The rest of the dancers followed in formations in a 10-armed formation in good coordination. Chamundeshwari was shown as riding the lion, beheading the demon and drinking his blood. The vision of the lion moving regally and the goddess mounting was creating very well by the group on the plateaued surface. The formation for the shashi mukut was also eye catching, followed by a fight with the demon. In the culmination, to the lyrics of ‘Iishwari parmeshwari’, the scattered clouds in the sky created a magic beyond words. A video to be watched not just for the dance but also for its videography. The nritta and nritya were flawless.

Himanshu Srivastava

Himanshu Srivastava, Bharatnatyam: The goddess is Shri Radha. The video started with the same visuals, which have remained in my imagination till date. The video was titled ‘Radha… The Divine Ascension’. Radha is the consort of Lord Krishna. She is the daughter of Vrishbhan Rai, the head of Barsana. She is the epitome of beauty, the swamini of the gopis of Vrindavan and the beloved of Lord Krishna. In fact, she is the aatma of the paramatma, the consciousness of the one who resides in our superconsciousness, the super soul. Radha and Krishna are one. They became two to spread the parabhakti or premabhakti. She is the prema shakti or the sakaar shakti of the nirankar, nirakaar brahman. So according to Himanshu, in the first bit, it is the sakhi who is the witness of the sheetal chhavi of Radha and Krishna in the Nidhivan, where Himanshu has shown through his abhinaya how the lata in Nidhivan have entwined with each other through thousands of years. But in the second bit, it is not the sakhi but Krishna who is looking at Radha and sees himself mirrored in her playing the flute and sometimes Radha herself playing with her odhni. In the abhinaya for this portion, he used a yellow patka as a prop to show the playing of flute and odhni. It was very subtle. The nritta jatis were well executed with agility on soft ground. The location was in a very green and open area with many trees. Himanshu wore a magenta dhoti which was very aesthetically styled. He could have used blue for Shri Radha’s nilambar, though.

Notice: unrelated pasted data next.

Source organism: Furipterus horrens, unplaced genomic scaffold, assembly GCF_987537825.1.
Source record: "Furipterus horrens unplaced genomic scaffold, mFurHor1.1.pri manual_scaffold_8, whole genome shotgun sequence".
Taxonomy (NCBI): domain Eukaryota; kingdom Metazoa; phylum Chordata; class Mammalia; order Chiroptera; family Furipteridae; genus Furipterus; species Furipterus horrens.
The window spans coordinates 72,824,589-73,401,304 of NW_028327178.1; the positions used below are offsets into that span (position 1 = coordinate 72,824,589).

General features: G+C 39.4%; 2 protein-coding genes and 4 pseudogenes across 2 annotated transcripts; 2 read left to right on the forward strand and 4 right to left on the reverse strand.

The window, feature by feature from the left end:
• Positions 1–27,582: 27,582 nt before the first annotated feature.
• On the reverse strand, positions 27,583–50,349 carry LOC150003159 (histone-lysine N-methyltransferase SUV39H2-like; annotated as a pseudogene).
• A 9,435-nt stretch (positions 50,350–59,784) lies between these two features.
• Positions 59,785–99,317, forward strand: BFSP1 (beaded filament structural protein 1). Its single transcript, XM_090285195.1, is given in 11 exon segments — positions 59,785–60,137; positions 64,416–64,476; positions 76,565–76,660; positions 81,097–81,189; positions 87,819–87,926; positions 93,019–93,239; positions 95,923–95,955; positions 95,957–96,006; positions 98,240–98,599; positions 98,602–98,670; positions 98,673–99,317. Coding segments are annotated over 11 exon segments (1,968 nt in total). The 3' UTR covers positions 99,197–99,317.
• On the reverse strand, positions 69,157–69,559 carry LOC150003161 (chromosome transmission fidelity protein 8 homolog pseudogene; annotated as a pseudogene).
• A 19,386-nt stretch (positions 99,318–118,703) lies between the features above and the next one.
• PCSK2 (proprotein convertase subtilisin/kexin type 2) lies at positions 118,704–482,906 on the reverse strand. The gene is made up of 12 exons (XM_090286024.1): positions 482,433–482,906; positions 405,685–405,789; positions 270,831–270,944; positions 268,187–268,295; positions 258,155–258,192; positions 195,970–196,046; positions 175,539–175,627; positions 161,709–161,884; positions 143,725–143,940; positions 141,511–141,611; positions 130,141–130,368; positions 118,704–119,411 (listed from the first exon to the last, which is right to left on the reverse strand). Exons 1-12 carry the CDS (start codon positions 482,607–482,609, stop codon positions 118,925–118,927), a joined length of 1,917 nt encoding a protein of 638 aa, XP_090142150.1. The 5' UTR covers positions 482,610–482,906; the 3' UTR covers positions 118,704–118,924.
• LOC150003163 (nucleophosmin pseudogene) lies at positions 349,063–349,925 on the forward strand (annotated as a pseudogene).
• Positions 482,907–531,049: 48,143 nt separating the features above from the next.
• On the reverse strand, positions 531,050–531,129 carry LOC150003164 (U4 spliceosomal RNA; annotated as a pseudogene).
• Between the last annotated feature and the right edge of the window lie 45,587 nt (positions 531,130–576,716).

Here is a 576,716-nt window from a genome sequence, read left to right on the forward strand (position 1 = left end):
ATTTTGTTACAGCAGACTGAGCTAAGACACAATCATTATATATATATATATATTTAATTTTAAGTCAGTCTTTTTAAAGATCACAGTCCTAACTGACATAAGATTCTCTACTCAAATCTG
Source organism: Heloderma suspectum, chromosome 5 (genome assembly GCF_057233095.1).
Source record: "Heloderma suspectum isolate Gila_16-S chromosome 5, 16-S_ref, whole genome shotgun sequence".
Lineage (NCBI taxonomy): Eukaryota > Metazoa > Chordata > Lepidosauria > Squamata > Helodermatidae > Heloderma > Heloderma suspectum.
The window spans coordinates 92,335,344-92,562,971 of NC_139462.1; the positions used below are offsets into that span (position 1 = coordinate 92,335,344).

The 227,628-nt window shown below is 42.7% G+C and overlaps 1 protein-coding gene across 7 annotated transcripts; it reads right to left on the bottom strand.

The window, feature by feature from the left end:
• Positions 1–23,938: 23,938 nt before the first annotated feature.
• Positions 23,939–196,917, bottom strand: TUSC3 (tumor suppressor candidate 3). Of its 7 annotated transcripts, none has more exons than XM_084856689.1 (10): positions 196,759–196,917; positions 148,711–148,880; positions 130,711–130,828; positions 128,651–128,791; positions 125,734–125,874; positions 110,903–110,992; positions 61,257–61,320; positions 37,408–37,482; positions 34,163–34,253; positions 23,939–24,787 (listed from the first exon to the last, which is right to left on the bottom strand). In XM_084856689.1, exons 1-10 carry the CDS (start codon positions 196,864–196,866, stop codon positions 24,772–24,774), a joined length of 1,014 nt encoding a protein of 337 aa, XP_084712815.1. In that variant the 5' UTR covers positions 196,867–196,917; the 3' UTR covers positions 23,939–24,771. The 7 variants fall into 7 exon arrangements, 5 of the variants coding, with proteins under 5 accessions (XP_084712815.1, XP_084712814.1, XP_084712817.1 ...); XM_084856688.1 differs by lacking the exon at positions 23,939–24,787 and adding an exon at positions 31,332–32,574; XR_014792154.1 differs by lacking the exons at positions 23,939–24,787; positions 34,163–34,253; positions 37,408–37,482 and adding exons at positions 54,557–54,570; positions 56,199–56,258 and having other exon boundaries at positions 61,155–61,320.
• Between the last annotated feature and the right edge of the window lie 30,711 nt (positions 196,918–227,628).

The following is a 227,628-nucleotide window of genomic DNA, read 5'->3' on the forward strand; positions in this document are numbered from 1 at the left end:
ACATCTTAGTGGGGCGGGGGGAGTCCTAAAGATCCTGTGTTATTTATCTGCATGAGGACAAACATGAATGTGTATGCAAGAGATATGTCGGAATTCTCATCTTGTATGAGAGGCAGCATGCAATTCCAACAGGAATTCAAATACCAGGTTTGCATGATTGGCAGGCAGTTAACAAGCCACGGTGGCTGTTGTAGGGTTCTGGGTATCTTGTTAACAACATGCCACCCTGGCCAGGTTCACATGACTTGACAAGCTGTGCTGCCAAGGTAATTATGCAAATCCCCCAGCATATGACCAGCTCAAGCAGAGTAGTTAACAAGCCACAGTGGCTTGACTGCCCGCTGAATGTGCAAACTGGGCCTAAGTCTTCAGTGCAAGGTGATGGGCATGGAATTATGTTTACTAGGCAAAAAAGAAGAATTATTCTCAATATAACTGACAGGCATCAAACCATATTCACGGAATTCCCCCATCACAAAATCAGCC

In the last section, the tatva of Shri Radha was shown so tenderly that it produced a surreal experience. The gop-gopis and Krishna are enslaved by the love which is embodied in Shri Radha. And the swaras of the Radha naam sankirtan are so gentle and full of prem that they take you to another level of rasa bhakti. Radha naam permeates the entire vyom. This was indeed an enthralling experience.

Prathama Prasad Rao

Prathama Prasad Rao, Jogathi Nritya: In northern Karnataka, Yallamma devi is worshipped as the goddess of power and abundance. Jogathi is initiated into the seva to serve the goddess and here she dances with ektara. The video started again with the headgear and marble-like eyes boring into you. The backdrop for this was a very scenic area with a small pond and many trees. Prathama wore a blue sari and carried an ektara. Her red hands and feet were prominent. I think there was even an ant hill and a well at the location. Her style of dancing, with jerks and the sound of the been, had a very folksy touch. The sound of ghunghroos added to the music. 

She lifted a bust of the devi to her head and held her red pallu behind it, giving the sense of a procession moving. At the end, as she took chakkars and sprinkled the haldi, the sound of ghunghroos made it more attractive.

Comments

  1. Thank you for this article. DEVI DIARIES season 2 was very special. Commissioning 35 original videos took planning, supervision and detailed execution. Surya Rao was pivotal for this project.